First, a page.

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Spt 170476 glasgow.jpg
Class 170 Turbostar unit 170 476 in the Strathclyde Partnership for Transport livery, pictured at Glasgow Queen Street railway station.
In service 1998 – present
Manufacturer Bombardier Transportation, Derby
(formerly ADtranz)
Constructed 1998 – present
Number built 196 trainsets
Formation 2, 3 or 4 carriages per trainset
Capacity Varies depending on number of cars and seating configuration, see individual articles for details
Operator See details below
Car length 23.62 m (77 ft 6 in)
Width 2.69 m (8 ft 10 in)
Height 3.77 m (12 ft 4 in)
Maximum speed 100 mph (160 km/h)
Weight Varies depending on number of cars and seating configuration, see individual articles for details
Prime mover(s) MTU 6R 183TD
Safety system(s) Various combinations of ATP, AWS, TPWS, Tripcock system
Coupling system BSI[1]/Dellner couplers (Class 171, see below)
Track gauge 1,435 mm (4 ft 8 12 in) standard gauge
These trains like modern DMUs have onboard station monitors .

Turbostar is the name given to a family of diesel multiple units (DMUs) built by Bombardier Transportation (previously ADtranz) at their Litchurch Lane Works in Derby, England. The Turbostar was the first new train type to be introduced after the privatisation of British Rail. The first units were ordered by Chiltern Railways in 1996 and were designated Class 168 (also known as Clubman). Since then the family has grown with the addition of the Class 170, Class 171, and the Class 172.

Description and technical details[edit]

The Clubman/Turbostar/Electrostar platform is a modular design, which share the same basic design, bodyshell and core structure, and is optimised for speedy manufacture and easy maintenance. It consists of an underframe, which is created by seam-welding a number of aluminium alloy extrusions, upon which bodyside panels are mounted followed by a single piece roof, again made from extruded sections. The car ends (cabs) are made from glass-reinforced plastic and steel, and are huck-bolted onto the main car bodies. Underframe components are collected in ‘rafts’, which are bolted into slots on the underframe extrusion. The mostly aluminium alloy body gives light weight to help acceleration and energy efficiency.

Much of the design is derived from the Networker Turbo Class 165 and Class 166 trains built by BREL. Notable features shared are the aluminium alloy frame and two speed Voith T211r hydrodynamic transmission system. The diesel engine has changed to an MTU 6R 183TD. A cardan shaft links the output of the gearbox to ZF final drives (instead of Gmeinder in the Networkers) on the inner bogie of each vehicle. The engine and transmission are situated under the body; one bogie per car is powered, the other bogie unpowered.[2]

Turbostars have been acquired for use by several train operating companies, each with different specifications. One of the more noticeable differences with later units compared to earlier ones are the larger headlights now specified for safety reasons.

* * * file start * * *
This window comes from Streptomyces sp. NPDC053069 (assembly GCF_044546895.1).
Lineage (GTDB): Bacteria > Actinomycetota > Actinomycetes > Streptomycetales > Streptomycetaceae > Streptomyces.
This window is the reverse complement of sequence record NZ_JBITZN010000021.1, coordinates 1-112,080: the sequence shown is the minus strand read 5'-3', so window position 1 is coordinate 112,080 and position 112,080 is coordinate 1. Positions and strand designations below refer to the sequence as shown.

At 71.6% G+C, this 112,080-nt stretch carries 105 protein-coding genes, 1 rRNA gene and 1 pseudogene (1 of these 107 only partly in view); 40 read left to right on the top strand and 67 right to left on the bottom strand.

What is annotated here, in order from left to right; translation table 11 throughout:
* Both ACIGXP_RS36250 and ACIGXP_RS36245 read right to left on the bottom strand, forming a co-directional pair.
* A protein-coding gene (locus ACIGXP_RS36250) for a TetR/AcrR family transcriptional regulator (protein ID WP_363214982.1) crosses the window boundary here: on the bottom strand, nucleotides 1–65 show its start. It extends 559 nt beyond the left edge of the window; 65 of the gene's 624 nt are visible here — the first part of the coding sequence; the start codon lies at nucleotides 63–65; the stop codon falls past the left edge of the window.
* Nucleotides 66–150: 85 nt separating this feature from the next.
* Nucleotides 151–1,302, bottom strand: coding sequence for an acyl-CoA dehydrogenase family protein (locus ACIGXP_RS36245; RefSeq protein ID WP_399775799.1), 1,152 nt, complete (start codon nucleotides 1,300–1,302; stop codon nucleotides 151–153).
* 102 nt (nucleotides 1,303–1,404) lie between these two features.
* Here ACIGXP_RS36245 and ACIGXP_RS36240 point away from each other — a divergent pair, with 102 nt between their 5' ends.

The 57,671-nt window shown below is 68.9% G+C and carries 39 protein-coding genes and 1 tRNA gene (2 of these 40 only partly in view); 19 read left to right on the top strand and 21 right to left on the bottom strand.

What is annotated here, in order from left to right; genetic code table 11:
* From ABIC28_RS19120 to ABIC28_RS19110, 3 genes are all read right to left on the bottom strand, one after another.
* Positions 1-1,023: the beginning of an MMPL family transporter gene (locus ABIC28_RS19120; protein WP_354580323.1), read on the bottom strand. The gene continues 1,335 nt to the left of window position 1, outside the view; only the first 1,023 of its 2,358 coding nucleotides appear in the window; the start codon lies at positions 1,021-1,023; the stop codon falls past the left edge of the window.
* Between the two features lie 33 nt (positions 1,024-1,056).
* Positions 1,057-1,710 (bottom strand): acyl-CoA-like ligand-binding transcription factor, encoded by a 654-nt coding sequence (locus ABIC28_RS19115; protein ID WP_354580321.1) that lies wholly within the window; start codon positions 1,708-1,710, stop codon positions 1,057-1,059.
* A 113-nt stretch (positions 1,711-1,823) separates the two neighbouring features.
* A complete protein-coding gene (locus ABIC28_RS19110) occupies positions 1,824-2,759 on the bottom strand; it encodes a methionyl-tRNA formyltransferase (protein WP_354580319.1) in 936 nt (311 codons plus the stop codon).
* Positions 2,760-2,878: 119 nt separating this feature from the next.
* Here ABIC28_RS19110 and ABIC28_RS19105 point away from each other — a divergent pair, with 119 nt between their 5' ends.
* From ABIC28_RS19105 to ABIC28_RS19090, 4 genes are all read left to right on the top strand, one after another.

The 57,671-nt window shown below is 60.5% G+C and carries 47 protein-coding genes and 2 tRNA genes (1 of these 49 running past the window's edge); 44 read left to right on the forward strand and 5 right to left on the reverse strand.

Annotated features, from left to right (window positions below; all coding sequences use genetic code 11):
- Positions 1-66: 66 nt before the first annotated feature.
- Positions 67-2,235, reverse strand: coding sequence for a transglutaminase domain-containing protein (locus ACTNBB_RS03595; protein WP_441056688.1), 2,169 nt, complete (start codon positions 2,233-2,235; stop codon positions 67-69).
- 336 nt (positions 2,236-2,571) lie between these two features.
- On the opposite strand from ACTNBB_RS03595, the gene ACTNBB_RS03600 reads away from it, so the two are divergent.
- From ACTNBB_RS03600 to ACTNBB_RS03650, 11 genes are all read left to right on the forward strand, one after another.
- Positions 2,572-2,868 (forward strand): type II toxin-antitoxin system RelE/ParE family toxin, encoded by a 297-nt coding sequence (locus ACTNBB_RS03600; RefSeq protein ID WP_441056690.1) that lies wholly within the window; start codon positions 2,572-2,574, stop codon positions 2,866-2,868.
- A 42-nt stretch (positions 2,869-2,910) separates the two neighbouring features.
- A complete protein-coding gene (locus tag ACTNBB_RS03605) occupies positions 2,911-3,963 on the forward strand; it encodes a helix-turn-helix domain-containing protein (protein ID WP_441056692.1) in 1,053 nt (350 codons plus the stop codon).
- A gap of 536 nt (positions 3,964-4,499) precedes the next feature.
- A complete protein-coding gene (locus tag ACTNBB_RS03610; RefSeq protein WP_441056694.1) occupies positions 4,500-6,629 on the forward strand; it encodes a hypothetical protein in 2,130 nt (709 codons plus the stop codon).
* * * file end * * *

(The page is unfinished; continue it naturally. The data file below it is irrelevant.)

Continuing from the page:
Units are numbered 168 xxx, 170 xxx, 171 xxx, or 172 xxx, where xxx is the serial number of the unit. Individual carriages are numbered 50xxx and 79xxx for driving motor cars, and 54xxx, 55xxx and 56xxx for centre cars.

Working in multiple[edit]

Class 172/3 at Birmingham Moor Street - the 172/2 and 172/3 sub classes are the only Turbostar types with end gangways

One factor which contributes to the popularity of the Turbostars is that Class 170 units are fully capable of working in multiple with older types from the Class 15x Sprinter and Class 16x Networker Turbo series of units as well as other units of the same class,[3] unlike all other types built since privatisation, giving them much more flexibility. However, there are issues with so-called "sandwich" formations, formed either 170-15x-170 or 15x-170-15x, which causes problems with empty stock movements where up to 4 units of various types coupled together is common. A possible side effect of this is that Turbostars' performance is in line with the second generation 15x units, in fact being somewhat slower than a Class 150 or Class 156 on "short hop" workings, and slower than a Class 158 on longer distance workings unless there is enough 100 mph running to take advantage of the 10 mph higher top speed of the Class 170.

The Class 171 units are fitted with Dellner couplers rather than BSI (Bergische Stahl Industrie) couplers, which means that they can mechanically couple with Southern's Class 377 Electrostar EMUs for rescue purposes.

Turbostar variants[edit]

Class Image Operator Introduced Number Carriages End gangways
168 "Clubman" 168003 London Marylebone.jpg Class168Banbury.jpg 168215 at Marylebone.jpg Chiltern Railways 1998-2004 19 3 or 4 No
170 NXEA170202.JPG TPEClass170.JPG 170428 at Markinch.jpg 170639 Attenborough.jpg CrossCountry
First ScotRail
London Midland
Greater Anglia
First TransPennine Express
1998 122 2 or 3 No
171 171802 at York Railfest.jpg Southern 2003 16 2, 3 or 4 No
172 Leytonstone High Road railway station MMB 11 172005.jpg Solihull - London Midland 172222.jpg Chiltern Railways
London Midland
London Overground
2010 39 2 or 3 172/2 and


  1. ^ "System Data for Mechanical and Electrical Coupling of Rail Vehicles". Rail Safety and Standards Board. Retrieved 2009-01-05. [dead link]
  2. ^ "TURBOSTAR - United Kingdom". Bombardier.com. Retrieved 2010-05-22. 
  3. ^ "CLASS 170 'Turbostar'". Therailwaycentre.com. Retrieved 2010-05-22. 
  4. ^ "Class 172 Technical Data". Therailwaycentre.com. Retrieved 2010-05-22. 

External links[edit]